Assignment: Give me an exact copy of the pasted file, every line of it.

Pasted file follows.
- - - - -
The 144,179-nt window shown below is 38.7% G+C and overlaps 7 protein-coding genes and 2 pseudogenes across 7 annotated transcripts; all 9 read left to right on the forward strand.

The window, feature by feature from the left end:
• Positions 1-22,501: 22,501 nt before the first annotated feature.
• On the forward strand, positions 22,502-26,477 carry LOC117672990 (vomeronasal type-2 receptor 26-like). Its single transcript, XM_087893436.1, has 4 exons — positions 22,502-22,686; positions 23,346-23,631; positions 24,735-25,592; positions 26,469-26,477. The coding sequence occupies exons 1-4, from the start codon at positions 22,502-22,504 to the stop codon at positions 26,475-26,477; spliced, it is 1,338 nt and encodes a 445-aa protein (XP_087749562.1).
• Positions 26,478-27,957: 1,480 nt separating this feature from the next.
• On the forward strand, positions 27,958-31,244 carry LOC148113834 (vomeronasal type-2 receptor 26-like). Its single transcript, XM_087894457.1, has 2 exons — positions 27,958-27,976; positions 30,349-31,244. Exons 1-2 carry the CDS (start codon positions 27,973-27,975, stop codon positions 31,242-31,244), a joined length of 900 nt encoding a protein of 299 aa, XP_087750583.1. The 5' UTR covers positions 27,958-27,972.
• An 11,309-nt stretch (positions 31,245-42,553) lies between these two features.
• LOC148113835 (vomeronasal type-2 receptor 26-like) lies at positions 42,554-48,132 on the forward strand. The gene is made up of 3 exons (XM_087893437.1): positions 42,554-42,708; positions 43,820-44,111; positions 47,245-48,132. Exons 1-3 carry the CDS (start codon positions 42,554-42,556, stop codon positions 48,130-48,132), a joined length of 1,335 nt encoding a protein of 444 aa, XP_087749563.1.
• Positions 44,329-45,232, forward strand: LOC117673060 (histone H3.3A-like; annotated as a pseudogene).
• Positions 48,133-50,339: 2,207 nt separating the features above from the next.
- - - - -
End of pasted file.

The 144,179-nt window shown below is 38.7% G+C and overlaps 7 protein-coding genes and 2 pseudogenes across 7 annotated transcripts; all 9 read left to right on the forward strand.

The window, feature by feature from the left end:
• Positions 1-22,501: 22,501 nt before the first annotated feature.
• On the forward strand, positions 22,502-26,477 carry LOC117672990 (vomeronasal type-2 receptor 26-like). Its single transcript, XM_087893436.1, has 4 exons — positions 22,502-22,686; positions 23,346-23,631; positions 24,735-25,592; positions 26,469-26,477. The coding sequence occupies exons 1-4, from the start codon at positions 22,502-22,504 to the stop codon at positions 26,475-26,477; spliced, it is 1,338 nt and encodes a 445-aa protein (XP_087749562.1).
• Positions 26,478-27,957: 1,480 nt separating this feature from the next.
• On the forward strand, positions 27,958-31,244 carry LOC148113834 (vomeronasal type-2 receptor 26-like). Its single transcript, XM_087894457.1, has 2 exons — positions 27,958-27,976; positions 30,349-31,244. Exons 1-2 carry the CDS (start codon positions 27,973-27,975, stop codon positions 31,242-31,244), a joined length of 900 nt encoding a protein of 299 aa, XP_087750583.1. The 5' UTR covers positions 27,958-27,972.
• An 11,309-nt stretch (positions 31,245-42,553) lies between these two features.
• LOC148113835 (vomeronasal type-2 receptor 26-like) lies at positions 42,554-48,132 on the forward strand. The gene is made up of 3 exons (XM_087893437.1): positions 42,554-42,708; positions 43,820-44,111; positions 47,245-48,132. Exons 1-3 carry the CDS (start codon positions 42,554-42,556, stop codon positions 48,130-48,132), a joined length of 1,335 nt encoding a protein of 444 aa, XP_087749563.1.
• Positions 44,329-45,232, forward strand: LOC117673060 (histone H3.3A-like; annotated as a pseudogene).
• Positions 48,133-50,339: 2,207 nt separating the features above from the next.